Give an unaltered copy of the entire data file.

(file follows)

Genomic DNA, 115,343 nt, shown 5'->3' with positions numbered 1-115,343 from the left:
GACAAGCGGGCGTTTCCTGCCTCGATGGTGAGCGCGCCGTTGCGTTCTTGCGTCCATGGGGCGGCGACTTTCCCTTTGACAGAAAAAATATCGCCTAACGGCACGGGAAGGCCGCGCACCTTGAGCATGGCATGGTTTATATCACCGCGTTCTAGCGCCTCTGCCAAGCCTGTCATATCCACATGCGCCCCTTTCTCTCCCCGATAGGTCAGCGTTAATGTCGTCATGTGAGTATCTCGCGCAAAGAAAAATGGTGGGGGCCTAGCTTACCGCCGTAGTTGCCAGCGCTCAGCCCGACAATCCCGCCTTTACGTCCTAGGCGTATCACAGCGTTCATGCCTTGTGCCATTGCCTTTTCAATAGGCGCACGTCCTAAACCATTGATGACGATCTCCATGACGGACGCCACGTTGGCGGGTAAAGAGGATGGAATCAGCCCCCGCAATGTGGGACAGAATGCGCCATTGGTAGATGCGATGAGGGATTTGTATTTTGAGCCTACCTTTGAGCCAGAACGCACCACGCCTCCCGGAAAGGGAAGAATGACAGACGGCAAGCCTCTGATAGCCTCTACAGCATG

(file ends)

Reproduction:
Genomic DNA, 115,343 nt, shown 5'->3' with positions numbered 1-115,343 from the left:
GACAAGCGGGCGTTTCCTGCCTCGATGGTGAGCGCGCCGTTGCGTTCTTGCGTCCATGGGGCGGCGACTTTCCCTTTGACAGAAAAAATATCGCCTAACGGCACGGGAAGGCCGCGCACCTTGAGCATGGCATGGTTTATATCACCGCGTTCTAGCGCCTCTGCCAAGCCTGTCATATCCACATGCGCCCCTTTCTCTCCCCGATAGGTCAGCGTTAATGTCGTCATGTGAGTATCTCGCGCAAAGAAAAATGGTGGGGGCCTAGCTTACCGCCGTAGTTGCCAGCGCTCAGCCCGACAATCCCGCCTTTACGTCCTAGGCGTATCACAGCGTTCATGCCTTGTGCCATTGCCTTTTCAATAGGCGCACGTCCTAAACCATTGATGACGATCTCCATGACGGACGCCACGTTGGCGGGTAAAGAGGATGGAATCAGCCCCCGCAATGTGGGACAGAATGCGCCATTGGTAGATGCGATGAGGGATTTGTATTTTGAGCCTACCTTTGAGCCAGAACGCACCACGCCTCCCGGAAAGGGAAGAATGACAGACGGCAAGCCTCTGATAGCCTCTACAGCATG